Plant Profile: Rattlesnake Master (Eryngium yuccifolium)

There are quite a few native wildflowers that everyone knows – coneflowers, gayfeathers, prairie clovers, evening primrose and so on. But when I tell folks to try some rattlesnake master, Eryngium yuccifolium, I get the blank stare, or the proverbial crickets in the room sound. What does that do? What does that look like?  True, it is one of the lesser known wildflowers, but I contend that it is just as attractive as some of the common wildflowers.

Rattlesnake master, Eryngium yuccifolium, gets its name from the belief that the roots have the ability to heal snake bites. In today’s world, I would stick to the true antidotes. Often the root was dried and used in bitter teas as a supposed cure for maladies such as venereal disease, liver problems, impotence, expelling worms and to induce vomiting. It makes me thankful for modern medicine, but back in the 18th and 19th centuries many herbs from the prairie were used to cure a variety of ailments because they had nothing else.

This unique wildflower’s scientific name comes from the close resemblance the leaves have with a yucca plant. The sword-like leaves have soft tiny barbs along the edges that make it easily recognizable. In the summer, the white thistle-like flowers develop atop the stout upright stems. Even though it looks like a thistle, it is actually a member of the carrot/parsley family. Rattlesnake master ultimately reaches about three to four feet tall with a spread of one to two feet. I like to combine them in groups of three in the middle to back of the flower bed.

In the landscape or in a prairie, it is quite a striking plant. The grey-green foliage and one inch diameter flower heads make it stand out in the garden as an accent plant. The flowers slowly dry and become yellow-brown later in fall and into the winter. The stalks are sturdy and remain well into winter, providing interest in the landscape. We have even used them in dried flower arrangements.

Plant them in full sun or part shade for best growth. They are quite adaptable, but prefer a medium to dry soil. I have planted in spring and fall with easy establishment either time of the year. This is a plant that should be used more in roadside plantings, prairie restorations, prairie landscape settings, and in your wildflower garden.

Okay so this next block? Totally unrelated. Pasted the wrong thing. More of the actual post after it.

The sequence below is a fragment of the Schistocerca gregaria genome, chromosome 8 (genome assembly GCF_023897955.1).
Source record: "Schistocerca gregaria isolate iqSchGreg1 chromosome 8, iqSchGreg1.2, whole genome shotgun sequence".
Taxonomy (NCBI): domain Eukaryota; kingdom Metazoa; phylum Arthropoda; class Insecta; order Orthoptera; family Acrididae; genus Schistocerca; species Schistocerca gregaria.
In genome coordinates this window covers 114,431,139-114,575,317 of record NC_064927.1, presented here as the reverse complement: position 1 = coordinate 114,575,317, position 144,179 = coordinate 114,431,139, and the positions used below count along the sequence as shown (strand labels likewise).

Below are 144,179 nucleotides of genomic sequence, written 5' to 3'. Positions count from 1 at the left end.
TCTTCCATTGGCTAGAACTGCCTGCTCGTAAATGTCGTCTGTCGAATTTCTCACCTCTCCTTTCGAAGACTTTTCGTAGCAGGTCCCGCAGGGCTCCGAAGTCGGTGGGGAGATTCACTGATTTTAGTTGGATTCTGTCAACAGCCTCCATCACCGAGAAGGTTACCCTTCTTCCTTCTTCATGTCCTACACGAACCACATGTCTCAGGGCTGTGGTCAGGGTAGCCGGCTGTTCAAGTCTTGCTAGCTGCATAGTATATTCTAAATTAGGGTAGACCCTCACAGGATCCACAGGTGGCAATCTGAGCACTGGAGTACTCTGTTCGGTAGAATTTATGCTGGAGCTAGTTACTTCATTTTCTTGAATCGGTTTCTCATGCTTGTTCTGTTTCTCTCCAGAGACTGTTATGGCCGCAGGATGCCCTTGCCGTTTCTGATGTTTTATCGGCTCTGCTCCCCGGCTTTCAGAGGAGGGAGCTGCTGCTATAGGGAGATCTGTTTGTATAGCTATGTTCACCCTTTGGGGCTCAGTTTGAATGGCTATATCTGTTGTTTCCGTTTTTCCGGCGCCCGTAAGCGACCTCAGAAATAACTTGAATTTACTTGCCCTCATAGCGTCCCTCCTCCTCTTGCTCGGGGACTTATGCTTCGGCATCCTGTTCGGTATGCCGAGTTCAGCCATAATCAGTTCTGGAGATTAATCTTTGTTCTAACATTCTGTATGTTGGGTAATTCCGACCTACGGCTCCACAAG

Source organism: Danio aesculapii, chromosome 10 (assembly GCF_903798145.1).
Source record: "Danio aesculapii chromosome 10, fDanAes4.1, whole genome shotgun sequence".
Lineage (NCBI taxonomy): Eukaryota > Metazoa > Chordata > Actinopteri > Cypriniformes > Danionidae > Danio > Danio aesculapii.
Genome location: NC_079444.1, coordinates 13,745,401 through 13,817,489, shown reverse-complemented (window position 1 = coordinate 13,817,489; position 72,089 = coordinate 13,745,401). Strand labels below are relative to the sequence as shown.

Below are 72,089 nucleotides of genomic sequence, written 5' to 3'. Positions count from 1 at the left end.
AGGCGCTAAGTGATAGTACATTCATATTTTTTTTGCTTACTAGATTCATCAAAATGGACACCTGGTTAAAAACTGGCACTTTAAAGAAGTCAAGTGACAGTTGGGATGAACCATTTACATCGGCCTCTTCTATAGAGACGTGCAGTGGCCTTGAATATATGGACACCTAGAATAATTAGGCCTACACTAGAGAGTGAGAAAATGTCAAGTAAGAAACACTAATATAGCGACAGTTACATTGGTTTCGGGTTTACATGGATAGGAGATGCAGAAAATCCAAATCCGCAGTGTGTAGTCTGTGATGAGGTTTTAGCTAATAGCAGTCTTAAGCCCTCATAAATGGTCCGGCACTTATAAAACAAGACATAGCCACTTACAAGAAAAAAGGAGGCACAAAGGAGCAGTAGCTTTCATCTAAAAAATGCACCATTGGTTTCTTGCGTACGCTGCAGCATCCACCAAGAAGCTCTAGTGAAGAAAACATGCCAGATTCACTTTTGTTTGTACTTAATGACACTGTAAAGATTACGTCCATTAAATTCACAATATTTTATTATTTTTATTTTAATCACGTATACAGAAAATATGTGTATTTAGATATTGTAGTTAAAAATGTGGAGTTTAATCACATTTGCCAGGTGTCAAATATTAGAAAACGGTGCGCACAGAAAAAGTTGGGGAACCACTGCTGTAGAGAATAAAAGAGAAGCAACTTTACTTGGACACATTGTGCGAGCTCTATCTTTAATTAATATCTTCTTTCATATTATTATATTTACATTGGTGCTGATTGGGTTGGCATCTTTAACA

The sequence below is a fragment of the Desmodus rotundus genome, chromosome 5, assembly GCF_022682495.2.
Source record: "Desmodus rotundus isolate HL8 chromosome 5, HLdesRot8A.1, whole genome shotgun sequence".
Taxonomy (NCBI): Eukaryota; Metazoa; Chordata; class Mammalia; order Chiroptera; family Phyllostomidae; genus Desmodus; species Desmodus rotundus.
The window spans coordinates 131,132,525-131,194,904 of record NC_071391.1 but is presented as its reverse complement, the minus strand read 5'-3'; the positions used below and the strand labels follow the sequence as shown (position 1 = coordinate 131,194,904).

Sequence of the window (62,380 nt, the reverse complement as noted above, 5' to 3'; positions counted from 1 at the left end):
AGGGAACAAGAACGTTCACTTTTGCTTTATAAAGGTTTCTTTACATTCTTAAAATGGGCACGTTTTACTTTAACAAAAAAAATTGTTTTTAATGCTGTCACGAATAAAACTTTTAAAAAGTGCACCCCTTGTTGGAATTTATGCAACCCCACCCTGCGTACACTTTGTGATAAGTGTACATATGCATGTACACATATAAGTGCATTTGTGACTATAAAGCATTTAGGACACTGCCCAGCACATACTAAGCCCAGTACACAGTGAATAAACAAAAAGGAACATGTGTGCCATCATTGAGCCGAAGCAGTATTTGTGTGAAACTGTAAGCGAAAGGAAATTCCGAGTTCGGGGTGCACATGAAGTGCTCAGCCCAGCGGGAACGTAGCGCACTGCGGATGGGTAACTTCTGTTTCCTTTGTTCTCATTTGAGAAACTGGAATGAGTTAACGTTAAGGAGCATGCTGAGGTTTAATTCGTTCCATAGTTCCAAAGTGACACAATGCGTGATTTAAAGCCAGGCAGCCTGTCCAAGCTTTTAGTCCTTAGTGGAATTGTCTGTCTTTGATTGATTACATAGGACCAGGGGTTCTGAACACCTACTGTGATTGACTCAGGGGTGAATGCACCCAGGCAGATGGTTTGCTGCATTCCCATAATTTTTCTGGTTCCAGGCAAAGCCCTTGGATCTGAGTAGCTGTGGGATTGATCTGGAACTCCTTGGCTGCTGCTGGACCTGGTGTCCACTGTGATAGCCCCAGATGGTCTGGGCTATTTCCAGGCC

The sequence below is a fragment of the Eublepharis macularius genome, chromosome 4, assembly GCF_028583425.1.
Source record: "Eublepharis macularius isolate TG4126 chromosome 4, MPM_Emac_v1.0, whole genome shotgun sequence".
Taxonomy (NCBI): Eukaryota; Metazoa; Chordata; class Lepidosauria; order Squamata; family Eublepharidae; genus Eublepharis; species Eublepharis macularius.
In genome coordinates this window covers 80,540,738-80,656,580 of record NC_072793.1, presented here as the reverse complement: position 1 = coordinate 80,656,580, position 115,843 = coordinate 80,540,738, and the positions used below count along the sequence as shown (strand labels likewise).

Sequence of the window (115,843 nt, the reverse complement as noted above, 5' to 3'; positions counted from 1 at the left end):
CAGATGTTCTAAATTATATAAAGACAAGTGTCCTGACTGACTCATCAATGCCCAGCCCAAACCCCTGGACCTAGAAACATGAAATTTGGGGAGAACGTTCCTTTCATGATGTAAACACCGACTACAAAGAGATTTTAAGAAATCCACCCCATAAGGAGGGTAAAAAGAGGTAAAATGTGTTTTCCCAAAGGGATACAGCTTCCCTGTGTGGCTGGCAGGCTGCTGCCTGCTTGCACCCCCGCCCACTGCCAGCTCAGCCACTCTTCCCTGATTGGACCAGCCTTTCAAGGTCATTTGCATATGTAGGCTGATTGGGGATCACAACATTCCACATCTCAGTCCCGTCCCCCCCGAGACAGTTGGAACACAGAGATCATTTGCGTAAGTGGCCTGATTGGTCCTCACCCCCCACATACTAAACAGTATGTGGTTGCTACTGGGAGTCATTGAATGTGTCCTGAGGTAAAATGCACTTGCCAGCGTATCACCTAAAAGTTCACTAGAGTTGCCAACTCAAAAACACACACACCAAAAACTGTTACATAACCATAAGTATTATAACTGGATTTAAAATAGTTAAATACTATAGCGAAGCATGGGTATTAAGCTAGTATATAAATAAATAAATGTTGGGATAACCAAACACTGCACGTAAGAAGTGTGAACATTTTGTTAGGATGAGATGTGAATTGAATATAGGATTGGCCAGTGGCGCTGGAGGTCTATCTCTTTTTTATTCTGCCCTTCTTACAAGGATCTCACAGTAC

You may never need a rattlesnake master for a snake bite, but you do need some rattlesnake master in your garden. Its attractive appearance and resilient beauty are outstanding. Plus, pollinators love it too.  You may have just found your next favorite plant.

Spring-Blooming Prairie and Woodland Plants

Spring-blooming prairie and woodland plants are among the first to take advantage of warmer soils and days with increasing sunshine. Even though it has been a cold and slowly developing spring, the green shoots of spring bloomers are emerging and starting to produce colorful flowers that feed early pollinators and brighten sunny to partially-shaded landscapes.

The following 16 species are some of my favorite spring prairie and open woodland plants that also serve as landscaping gems, flowering in April and May:

a. Baptisia australis var. major blue false indigo full sun
b. Callirhoe involucrata purple poppy mallow full sun
c. Clematis fremontii Fremont’s clematis full sun
d. Geum triflorum prairie smoke full sun
e. Koeleria cristata Junegrass full sun
f. Oenothera macrocarpa Missouri evening primrose full sun
g. Penstemon cobaea penstemon cobaea full sun
h. Penstemon digitalis foxglove beardtongue full sun
i. Pullsatilla patens pasque flower full sun
j. Tradescantia tharpii spiderwort full sun
k. Verbena canadensis rose verbena full sun
l. Amsonia tabernaemontana blue star part shade
m. Aquilegia canadensis columbine part shade
n. Heuchera richardsonii coral bells part shade
o. Senecio plattensis golden ragwort part shade
p. Zizia aurea golden alexander part shade

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There are so many benefits to be found in landscaping with native plants. They will greatly enhance the biological diversity and ecology of your yard by providing food for insect larvae and flower nectar for pollinators. Small mammals and birds feast on the abundance of available seeds. Predatory insects, birds, mammals, amphibians, and reptiles will find food in the abundance of available insects. Even the smallest of native gardens can be a mini wildlife sanctuary.

 

Black swallowtail butterfly (male). Golden alexander is a host plant for the black swallowtail caterpillar.

Native plant gardens connect us to our natural and cultural history and give us a sense of place. Even if you don’t use your home landscape today as your grocery store, home improvement store, and pharmacy, Plains Indians and European settlers certainly did not too long ago. The plants and animals of the prairie were critically important to human survival.

The deep roots and unique traits of native plants make them very adaptable to our Kansas climate and provide sensible and sustainable landscaping. Once established, these plants need little to no supplemental water and require no fertilizers, herbicides or pesticides if properly matched to the site.